Bunions are among the most common complaints a podiatrist receives and bunion surgery is among the most frequent interventions for that complaint. Bunions are not only an aesthetic defect – but also cause pain and discomfort which affects the quality of life. Surgery can ease a patient’s life significantly.
In most cases, the operation and recovery afterwards doesn’t bring any problems to the patient and allows them to resume normal life in a short time. Of course, the length of this short recovery time depends a lot on how the patient follows the doctor’s recommendations for the rehabilitation period.
Postoperative Rehabilitation is Your Own Responsibility
After the surgeon’s work is done, you are the one in charge of your post-op recovery. Your feet need time to for their functions to get completely restored. Special exercises can help speed this process up. In most cases, the doctor will provide you with direction on performing them properly, if not, you can follow our guide and help yourself recover faster.
If you have issues with your metatarsophalangeal articulation mobility, do only exercises 1 and 3. All the fingers except the big toe must work out only after the pins are extracted. Ten minutes three times a day is enough to make your foot work again faster.
You can do this exercise as soon as the sensitivity of your feet returns. Do it three times an hour for three minutes.
Flex and extend your ankle joint. Your toes must move back and forth, up and down.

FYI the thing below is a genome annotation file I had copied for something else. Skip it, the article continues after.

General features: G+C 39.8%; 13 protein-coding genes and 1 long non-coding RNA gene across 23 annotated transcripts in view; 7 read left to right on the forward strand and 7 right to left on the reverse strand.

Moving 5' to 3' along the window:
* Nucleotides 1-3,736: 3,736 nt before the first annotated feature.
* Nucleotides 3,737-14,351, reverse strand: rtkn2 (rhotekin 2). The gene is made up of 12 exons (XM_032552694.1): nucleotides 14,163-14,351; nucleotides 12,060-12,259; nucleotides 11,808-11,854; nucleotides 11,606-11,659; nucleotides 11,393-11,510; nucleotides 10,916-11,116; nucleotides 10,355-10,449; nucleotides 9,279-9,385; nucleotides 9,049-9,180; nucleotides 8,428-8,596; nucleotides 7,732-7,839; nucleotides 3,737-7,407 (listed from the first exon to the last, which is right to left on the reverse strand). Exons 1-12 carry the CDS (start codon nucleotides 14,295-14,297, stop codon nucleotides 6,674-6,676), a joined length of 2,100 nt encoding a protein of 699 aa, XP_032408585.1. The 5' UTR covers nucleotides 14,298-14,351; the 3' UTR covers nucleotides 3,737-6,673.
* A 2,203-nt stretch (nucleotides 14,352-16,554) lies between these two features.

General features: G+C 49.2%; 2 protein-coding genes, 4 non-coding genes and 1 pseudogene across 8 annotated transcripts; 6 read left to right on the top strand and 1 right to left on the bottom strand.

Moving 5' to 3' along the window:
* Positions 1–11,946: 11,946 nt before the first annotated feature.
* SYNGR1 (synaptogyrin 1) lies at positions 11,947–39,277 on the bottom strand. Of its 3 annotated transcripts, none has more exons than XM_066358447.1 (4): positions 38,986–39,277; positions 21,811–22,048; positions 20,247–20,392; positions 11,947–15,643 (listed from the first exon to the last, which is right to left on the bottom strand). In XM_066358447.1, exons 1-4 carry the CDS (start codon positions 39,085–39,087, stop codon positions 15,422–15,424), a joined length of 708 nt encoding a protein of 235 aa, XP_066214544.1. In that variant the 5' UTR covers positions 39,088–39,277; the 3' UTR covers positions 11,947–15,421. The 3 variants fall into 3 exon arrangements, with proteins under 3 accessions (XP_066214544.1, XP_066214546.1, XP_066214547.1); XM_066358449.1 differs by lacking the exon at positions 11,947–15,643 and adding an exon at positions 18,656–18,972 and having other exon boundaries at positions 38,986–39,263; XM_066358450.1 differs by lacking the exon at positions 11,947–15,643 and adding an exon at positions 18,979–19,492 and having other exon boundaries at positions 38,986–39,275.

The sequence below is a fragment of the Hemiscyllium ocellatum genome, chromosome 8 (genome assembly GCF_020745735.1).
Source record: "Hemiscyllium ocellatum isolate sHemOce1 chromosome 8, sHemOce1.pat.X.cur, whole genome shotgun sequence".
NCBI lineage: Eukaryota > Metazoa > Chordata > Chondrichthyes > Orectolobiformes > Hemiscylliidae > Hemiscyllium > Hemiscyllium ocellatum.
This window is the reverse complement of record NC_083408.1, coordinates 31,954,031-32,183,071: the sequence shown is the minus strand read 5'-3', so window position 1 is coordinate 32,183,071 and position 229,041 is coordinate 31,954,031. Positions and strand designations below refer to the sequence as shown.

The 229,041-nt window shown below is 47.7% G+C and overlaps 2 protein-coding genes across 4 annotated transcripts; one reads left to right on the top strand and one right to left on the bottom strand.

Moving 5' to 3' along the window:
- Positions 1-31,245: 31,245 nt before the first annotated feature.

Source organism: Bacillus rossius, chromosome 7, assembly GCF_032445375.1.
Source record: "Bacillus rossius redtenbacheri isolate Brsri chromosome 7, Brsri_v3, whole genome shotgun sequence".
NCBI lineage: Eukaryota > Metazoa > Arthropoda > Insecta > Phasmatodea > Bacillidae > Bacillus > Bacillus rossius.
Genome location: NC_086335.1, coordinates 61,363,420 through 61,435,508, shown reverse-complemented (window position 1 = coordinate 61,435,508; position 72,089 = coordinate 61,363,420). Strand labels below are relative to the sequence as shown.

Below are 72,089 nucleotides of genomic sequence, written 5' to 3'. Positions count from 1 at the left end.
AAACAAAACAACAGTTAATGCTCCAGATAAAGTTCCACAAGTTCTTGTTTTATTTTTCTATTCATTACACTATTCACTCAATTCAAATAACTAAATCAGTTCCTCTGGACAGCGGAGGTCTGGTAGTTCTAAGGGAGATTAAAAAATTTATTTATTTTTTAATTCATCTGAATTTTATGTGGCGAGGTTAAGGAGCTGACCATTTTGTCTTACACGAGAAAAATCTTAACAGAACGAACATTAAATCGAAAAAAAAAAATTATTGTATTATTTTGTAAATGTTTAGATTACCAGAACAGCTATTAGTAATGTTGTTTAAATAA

This stage comes one week after the operation.
Hold your big toe with your hand. Move it up and down. The joint in its lower part must work on flexion and extension. Hold it for five seconds in each position. Repeat ten times. You can work out the other fingers only after pin extraction.
Take something with a rounded shape. A bottle will do. Roll it with your foot for one minute. Step over it until you feel a slight pain.
Two weeks after the operation – new milestones to go through.
Take a little round item (like a ping-pong ball). Pick it up from the floor using your toes. Repeat 30 times.
This exercise has two levels of difficulty. First – pick up a towel from the floor using your toes. Repeat five times. The second level requires attaching some weight to the towel.
Sit comfortably. Put your feet on the floor, raise your toes up and hold for five seconds. Repeat 10 times.
Begin from the same position. Straight up your feet and press them tight to the floor for five seconds. Repeat 10 times.
Hold your tarsus and be sure it is immobile. Then press down your big toe. Hold it like this for five minutes. Repeat 10 times.
Do the same but in the opposite direction. Now you press the toe up.
Put your foot on the floor. Hold your tarsus with your hand firmly. Pull it forward and hold it like that for five seconds. Repeat 10 times.
Sit on a chair. Put your feet on the floor. Raise your feet up trying to hold them back with your hand. They must overcome the resistance. Do it for five seconds. Repeat 10 times.
A month after the operation, you can go harder.
Stand on your tiptoes for five seconds, and then go down. Repeat 10 times.
It is normal to feel slight pain during these exercises. Continue doing them but if the pain is too intense, than stop right away. It’s a good idea to discuss these exercises with your foot doctor, to be sure they are safe for you.